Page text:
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USA WWVB station (for Multi-Band 6) faces possible shutdown

August 23, 2018

Multi-Band 6 is a useful feature on many Casio timepieces that allows a watch to synchronize the time with atomic clocks by receiving information from radio waves. There are five radio transmitters that provide this service throughout Japan, Europe, and China, and one in the U.S.A. The U.S. station is located in Fort Collins, Colorado, and is known as the WWVB station which is run by a government entity, the National Institute of Standards and Time. This station is now in danger of being shut down in proposed NIST budget cuts for 2019. The shutdown would also possibly include the WWV (the country’s oldest radio station in continuous operation since 1920) and WWHV shortwave stations that broadcast time, frequency, and emergency information.

Casio products are not the only ones that will be affected by a shutdown, as there are many other consumer, professional, industrial, and scientific products that utilize this technology and service. Wired called the WWVB “The Most Important Radio Station You’ve Never Heard Of” in 2013. It’s hard to imagine the government wanting to end this seemingly essential service but that is exactly what we are looking at.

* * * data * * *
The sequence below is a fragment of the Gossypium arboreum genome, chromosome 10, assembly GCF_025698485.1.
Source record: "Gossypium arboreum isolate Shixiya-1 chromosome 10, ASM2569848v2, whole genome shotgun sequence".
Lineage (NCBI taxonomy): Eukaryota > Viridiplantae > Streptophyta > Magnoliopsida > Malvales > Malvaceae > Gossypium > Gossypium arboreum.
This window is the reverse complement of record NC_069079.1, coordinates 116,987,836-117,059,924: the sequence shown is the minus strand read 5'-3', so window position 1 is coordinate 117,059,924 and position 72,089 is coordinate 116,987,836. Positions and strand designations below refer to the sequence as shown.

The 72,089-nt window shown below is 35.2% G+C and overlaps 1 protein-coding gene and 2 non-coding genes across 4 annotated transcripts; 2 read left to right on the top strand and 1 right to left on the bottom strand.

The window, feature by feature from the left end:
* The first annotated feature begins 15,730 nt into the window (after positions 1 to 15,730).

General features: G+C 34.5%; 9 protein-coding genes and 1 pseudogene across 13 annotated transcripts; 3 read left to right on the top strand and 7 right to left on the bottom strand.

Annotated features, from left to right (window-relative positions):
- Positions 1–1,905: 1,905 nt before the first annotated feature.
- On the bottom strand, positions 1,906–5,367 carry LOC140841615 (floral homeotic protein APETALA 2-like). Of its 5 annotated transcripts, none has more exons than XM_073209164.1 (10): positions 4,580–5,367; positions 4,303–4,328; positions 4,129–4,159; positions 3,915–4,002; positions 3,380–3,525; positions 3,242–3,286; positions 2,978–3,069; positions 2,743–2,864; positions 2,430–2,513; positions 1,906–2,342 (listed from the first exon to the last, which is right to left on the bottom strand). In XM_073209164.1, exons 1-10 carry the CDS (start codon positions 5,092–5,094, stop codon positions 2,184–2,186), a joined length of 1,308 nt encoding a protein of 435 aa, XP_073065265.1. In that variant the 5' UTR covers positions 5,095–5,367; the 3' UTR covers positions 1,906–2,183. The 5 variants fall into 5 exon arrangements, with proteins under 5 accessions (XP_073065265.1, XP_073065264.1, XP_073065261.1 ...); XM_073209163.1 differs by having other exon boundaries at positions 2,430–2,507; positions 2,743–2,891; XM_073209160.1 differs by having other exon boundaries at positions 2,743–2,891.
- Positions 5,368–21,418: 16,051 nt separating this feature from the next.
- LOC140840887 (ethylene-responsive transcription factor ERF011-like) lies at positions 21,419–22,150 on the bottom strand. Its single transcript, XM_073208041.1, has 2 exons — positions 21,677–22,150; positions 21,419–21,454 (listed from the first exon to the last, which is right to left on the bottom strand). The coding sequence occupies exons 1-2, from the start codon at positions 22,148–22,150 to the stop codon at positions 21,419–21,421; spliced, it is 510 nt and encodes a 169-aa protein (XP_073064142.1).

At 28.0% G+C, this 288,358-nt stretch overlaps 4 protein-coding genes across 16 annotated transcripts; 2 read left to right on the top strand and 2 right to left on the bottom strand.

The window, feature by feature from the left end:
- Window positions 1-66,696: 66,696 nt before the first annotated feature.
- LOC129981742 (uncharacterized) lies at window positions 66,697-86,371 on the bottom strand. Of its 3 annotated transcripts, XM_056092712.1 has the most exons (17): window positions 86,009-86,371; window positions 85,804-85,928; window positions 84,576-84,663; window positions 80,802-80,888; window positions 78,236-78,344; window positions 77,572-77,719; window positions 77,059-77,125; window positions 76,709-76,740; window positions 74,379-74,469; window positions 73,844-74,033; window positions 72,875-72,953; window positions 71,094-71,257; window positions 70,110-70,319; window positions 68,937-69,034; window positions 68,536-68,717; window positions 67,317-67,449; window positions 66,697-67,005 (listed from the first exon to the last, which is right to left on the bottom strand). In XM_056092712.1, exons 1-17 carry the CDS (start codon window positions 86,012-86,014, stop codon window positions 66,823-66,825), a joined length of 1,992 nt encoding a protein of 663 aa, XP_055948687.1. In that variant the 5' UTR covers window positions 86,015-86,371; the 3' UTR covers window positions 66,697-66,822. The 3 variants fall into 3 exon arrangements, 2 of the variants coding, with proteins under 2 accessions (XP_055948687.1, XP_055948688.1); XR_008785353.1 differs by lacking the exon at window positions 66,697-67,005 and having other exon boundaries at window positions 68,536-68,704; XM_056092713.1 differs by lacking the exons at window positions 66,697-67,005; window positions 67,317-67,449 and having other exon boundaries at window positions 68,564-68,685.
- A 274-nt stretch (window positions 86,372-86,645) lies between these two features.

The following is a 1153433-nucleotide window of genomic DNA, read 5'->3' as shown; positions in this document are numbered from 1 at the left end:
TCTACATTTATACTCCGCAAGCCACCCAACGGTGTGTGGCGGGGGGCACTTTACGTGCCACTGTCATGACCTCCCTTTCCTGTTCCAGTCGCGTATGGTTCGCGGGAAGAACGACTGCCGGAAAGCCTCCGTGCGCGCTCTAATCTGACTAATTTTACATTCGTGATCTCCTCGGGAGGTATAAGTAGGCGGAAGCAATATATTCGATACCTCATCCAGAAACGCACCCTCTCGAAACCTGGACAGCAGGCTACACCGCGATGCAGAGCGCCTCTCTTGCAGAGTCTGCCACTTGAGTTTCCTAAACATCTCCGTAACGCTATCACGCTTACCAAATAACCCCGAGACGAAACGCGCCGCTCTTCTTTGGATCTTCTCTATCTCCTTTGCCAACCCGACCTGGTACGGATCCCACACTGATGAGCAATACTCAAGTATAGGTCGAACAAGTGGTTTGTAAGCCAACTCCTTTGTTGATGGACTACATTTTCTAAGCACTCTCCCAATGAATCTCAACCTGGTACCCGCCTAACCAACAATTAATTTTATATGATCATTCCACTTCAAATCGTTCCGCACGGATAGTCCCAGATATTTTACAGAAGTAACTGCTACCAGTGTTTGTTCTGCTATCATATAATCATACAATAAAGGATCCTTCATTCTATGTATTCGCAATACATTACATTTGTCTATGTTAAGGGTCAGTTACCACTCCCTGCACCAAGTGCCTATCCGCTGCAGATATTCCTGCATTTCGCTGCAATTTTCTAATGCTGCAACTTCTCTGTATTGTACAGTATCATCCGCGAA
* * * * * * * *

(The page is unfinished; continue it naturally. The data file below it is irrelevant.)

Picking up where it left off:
The WWV, WWHV, and WWVB stations are not mentioned specifically by name in the full proposal or the summary, but in reviewing the proposal ARRL.org reports “NIST’s full Fiscal Year (FY) 2019 budget request to Congress calls for the agency to ‘discontinue the dissemination of the US time and frequency via the NIST radio stations in Hawaii and Fort Collins, Colorado.’ The agency noted, ‘These radio stations transmit signals that are used to synchronize consumer electronic products like wall clocks, clock radios, and wristwatches, and may be used in other applications like appliances, cameras, and irrigation controllers.'” So it seems clear that the WWVB station is being targeted by this proposal and that the WWV and WWHV stations are likely targets as well. At this stage, the cuts are just a proposal and will need approval from Congress before being implemented. As to why the NIST wants to shut down the radio stations, it apparently believes they are no longer essential and are becoming obsolete due to newer technologies.

If you feel that the NIST radio stations should remain in operation, we suggest contacting your local Member of Congress. There is also a White House petition to maintain the WWV and WWHV funding.

The complete NIST Fiscal Year 2019 Budgest Submission To Congress can be found here in PDF format. (Warning: 34.9MB PDF file)

Sources: swling.com and arrl.org (thanks to tomchicago and GaryK30)

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